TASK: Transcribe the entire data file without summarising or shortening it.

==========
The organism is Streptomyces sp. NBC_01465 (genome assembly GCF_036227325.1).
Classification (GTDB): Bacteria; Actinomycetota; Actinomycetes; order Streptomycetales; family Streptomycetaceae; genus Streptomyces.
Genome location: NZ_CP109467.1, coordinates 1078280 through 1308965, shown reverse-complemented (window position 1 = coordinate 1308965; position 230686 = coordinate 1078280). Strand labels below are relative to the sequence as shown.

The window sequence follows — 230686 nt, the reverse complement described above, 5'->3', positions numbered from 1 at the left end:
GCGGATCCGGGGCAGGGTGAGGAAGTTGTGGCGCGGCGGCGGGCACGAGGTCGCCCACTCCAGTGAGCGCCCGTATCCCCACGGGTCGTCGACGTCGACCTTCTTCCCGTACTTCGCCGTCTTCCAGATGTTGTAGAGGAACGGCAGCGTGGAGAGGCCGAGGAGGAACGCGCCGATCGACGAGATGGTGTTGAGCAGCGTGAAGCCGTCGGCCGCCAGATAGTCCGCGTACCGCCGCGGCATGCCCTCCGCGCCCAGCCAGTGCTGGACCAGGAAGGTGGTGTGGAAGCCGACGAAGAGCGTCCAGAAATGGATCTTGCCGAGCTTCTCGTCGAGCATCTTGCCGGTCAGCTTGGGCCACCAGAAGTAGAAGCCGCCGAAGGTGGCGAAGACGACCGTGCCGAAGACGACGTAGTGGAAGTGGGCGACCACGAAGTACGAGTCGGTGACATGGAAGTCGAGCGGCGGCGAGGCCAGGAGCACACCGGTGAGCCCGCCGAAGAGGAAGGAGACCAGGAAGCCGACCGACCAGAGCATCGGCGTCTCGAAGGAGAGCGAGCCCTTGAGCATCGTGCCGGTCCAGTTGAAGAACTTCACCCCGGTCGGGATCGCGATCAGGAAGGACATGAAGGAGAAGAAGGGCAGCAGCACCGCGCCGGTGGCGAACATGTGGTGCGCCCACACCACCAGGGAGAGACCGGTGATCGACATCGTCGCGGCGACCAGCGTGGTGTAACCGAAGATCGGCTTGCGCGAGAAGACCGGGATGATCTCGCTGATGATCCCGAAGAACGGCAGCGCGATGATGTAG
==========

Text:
The organism is Streptomyces sp. NBC_01465 (genome assembly GCF_036227325.1).
Classification (GTDB): Bacteria; Actinomycetota; Actinomycetes; order Streptomycetales; family Streptomycetaceae; genus Streptomyces.
Genome location: NZ_CP109467.1, coordinates 1078280 through 1308965, shown reverse-complemented (window position 1 = coordinate 1308965; position 230686 = coordinate 1078280). Strand labels below are relative to the sequence as shown.

The window sequence follows — 230686 nt, the reverse complement described above, 5'->3', positions numbered from 1 at the left end:
GCGGATCCGGGGCAGGGTGAGGAAGTTGTGGCGCGGCGGCGGGCACGAGGTCGCCCACTCCAGTGAGCGCCCGTATCCCCACGGGTCGTCGACGTCGACCTTCTTCCCGTACTTCGCCGTCTTCCAGATGTTGTAGAGGAACGGCAGCGTGGAGAGGCCGAGGAGGAACGCGCCGATCGACGAGATGGTGTTGAGCAGCGTGAAGCCGTCGGCCGCCAGATAGTCCGCGTACCGCCGCGGCATGCCCTCCGCGCCCAGCCAGTGCTGGACCAGGAAGGTGGTGTGGAAGCCGACGAAGAGCGTCCAGAAATGGATCTTGCCGAGCTTCTCGTCGAGCATCTTGCCGGTCAGCTTGGGCCACCAGAAGTAGAAGCCGCCGAAGGTGGCGAAGACGACCGTGCCGAAGACGACGTAGTGGAAGTGGGCGACCACGAAGTACGAGTCGGTGACATGGAAGTCGAGCGGCGGCGAGGCCAGGAGCACACCGGTGAGCCCGCCGAAGAGGAAGGAGACCAGGAAGCCGACCGACCAGAGCATCGGCGTCTCGAAGGAGAGCGAGCCCTTGAGCATCGTGCCGGTCCAGTTGAAGAACTTCACCCCGGTCGGGATCGCGATCAGGAAGGACATGAAGGAGAAGAAGGGCAGCAGCACCGCGCCGGTGGCGAACATGTGGTGCGCCCACACCACCAGGGAGAGACCGGTGATCGACATCGTCGCGGCGACCAGCGTGGTGTAACCGAAGATCGGCTTGCGCGAGAAGACCGGGATGATCTCGCTGATGATCCCGAAGAACGGCAGCGCGATGATGTAG